While at first “Prime Directive” may seem like another article criticizing the war, a deeper look reveals that it is about human nature especially in regards to pain and feelings of superiority. Griffith mentions the atrocities of Abu Ghraib many times from the perspective of one who can not understand and would never do such things but finally at the end he shows us that the tendency to take advantage of those who are weaker exists in every human in some form. He leads us to this conclusion throughout the article by first demonstrating his feelings of disgust towards Abu Ghraib from an observer’s point of view. He describes the incident as something that would “bring everybody down” but later begins to connect the exploitation of humans in Abu Ghraib to our own pop culture. He uses words like “near-naked” and “gyrating” to show us the humiliating way that the women in the music video are being exploited and then ties that in to the naked, humiliating pictures from Abu Ghraib. Slowly we begin to realize that people are being exploited in horrible ways even in America, though we don’t equate this kind of exploitation to that of Abu Ghraib because it is more voluntary and less cruel.
On a side note, I think that Griffith's emphasis of Star Trek’s Prime Directive and his depiction of himself as Captain Kirk kind of symbolizes how in America many times we don’t even consider that we could be capable of such horrible actions. We were all raised to respect each other and to not infringe on anyone else’s rights but we should ask ourselves if that is really how others see us. As Griffith went around the night before Halloween, he was mistaken a couple of times for the “one of the guys that dies” in an episode. He was mistaken for an extra that doesn’t even have an identity while all the time trying to be Captain Kirk, a protector of the Prime Directive. I think that this shows that while we usually think of ourselves as these great human rights people, we are often not just the people who inflict pain but, the faceless people who are dehumanized like those in Abu Ghraib and the extras that die in Star Trek.
Anyway, getting back to my main point, Griffith realizes how closely connected he is to the crimes committed at Abu Ghraib after taking a picture with a friend of his that mimics the Abu Ghraib pictures (his friend dressed up like Graner and carried around a camera and a hood). The next morning this picture makes him realize the fine line we struggle with in order to properly react to atrocities such as Abu Ghraib. It’s hard to find the balance between condemning Graner and those like him and recognizing our disgusting similarities. I think that this brings up another reoccurring theme of Griffiths, the idea that everything is unbalanced. Griffith points to this idea a few times throughout the narrative. He mentions the street light flickering in the beginning which gives us the feeling that things aren’t quite right. Griffith then adds to this feeling by describing how strange he feels in his empty apartment without his wife. We get the idea that he would normally not be doing the things that he describes in the story as he subtly ridicules the different parties and people, further insinuating that this night is strange.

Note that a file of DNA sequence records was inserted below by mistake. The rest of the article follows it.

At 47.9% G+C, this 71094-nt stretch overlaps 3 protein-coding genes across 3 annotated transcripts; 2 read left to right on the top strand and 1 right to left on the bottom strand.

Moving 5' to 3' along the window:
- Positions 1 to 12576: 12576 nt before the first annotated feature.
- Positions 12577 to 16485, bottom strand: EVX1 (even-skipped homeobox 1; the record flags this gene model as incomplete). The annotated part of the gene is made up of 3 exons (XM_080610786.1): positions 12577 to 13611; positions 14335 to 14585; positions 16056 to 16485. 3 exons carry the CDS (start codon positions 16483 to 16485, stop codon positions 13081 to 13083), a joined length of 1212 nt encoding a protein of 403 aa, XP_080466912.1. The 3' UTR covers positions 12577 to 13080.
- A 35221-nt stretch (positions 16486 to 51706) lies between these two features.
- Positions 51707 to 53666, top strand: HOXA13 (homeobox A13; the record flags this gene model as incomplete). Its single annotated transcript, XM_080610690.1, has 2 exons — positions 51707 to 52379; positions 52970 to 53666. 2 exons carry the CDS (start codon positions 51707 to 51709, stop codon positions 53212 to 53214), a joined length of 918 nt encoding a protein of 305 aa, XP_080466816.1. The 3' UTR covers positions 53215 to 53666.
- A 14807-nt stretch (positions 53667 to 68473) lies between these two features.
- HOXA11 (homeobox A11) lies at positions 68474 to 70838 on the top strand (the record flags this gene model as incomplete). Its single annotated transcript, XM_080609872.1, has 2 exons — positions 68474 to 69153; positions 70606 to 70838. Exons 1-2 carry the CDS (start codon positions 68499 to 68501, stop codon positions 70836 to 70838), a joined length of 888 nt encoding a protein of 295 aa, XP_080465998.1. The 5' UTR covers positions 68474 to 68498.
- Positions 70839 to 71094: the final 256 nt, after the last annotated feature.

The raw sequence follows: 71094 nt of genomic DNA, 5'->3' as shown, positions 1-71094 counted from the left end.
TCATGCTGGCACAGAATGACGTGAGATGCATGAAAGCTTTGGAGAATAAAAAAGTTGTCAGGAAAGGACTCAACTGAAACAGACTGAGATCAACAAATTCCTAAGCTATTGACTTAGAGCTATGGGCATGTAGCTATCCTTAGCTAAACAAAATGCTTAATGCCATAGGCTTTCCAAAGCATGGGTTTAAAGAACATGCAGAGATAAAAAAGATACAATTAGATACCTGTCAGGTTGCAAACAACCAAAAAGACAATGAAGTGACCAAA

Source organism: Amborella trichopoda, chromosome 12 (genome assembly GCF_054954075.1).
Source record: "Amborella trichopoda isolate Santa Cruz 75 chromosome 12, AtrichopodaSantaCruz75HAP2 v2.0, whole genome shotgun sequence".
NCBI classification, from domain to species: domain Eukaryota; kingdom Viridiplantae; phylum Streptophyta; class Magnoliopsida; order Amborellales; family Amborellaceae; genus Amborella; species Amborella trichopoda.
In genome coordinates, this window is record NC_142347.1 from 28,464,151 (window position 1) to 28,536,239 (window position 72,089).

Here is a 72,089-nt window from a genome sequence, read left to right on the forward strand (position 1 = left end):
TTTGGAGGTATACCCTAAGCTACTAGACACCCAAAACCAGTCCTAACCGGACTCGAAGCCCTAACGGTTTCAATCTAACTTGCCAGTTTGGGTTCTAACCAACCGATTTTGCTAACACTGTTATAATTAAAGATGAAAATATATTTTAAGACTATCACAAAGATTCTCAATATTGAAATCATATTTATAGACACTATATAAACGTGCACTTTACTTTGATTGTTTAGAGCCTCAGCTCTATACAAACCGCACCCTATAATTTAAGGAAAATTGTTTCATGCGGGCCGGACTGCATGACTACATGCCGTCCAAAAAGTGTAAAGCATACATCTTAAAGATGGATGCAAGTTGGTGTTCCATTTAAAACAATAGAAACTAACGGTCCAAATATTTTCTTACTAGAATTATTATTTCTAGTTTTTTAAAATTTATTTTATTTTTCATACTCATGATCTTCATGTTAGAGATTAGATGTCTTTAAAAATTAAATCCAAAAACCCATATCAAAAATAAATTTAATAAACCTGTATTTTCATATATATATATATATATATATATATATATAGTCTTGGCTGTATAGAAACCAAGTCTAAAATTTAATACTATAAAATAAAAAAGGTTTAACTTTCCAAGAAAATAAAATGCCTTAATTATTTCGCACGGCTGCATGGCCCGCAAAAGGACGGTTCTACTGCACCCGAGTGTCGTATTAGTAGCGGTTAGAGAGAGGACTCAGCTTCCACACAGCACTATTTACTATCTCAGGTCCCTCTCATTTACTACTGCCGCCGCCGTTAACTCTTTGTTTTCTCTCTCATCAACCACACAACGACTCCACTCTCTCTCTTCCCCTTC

Finally at the end of the article, Griffith demonstrates the extent of this unbalancedness. He first tells us that his neighbor Mel “is a kind, loving man,” and then describes how he helps Mel pass out candy and terrify children. In Mel, we see how even the most unlikely people can still derive enjoyment from the pain and terror of weaker individuals. Griffith takes a turn as the fake looking grim reaper and is supposed to scare the kids as they come for candy. He fails to convince the kids that he isn’t real and one suggests that the other kick him to find out if he is really dead. Griffith uses this depiction of a real person acting like an object to show us how we sometimes fail to see those weaker than us as people until they react to pain, and even then we may not understand. The kid’s natural reaction in order to find out if Griffith is fake is to inflict pain.
I think that “Prime Directive” shows us two different viewpoints that we normally would never see ourselves as. Typically we our Captain Kirk, always on top of things and doing what is right, but through the examples of Mel and the party picture we see our natural tendency to inflict pain. We also see that instead of being the inflictor of pain or the protector we can just as easily be the faceless object that is exploited. As Griffith waits to scare the trick-or-treaters, is mistaken as the dead guy, or describes the women in Chingy’s video, we see how we are so often unknowingly dehumanized in our culture.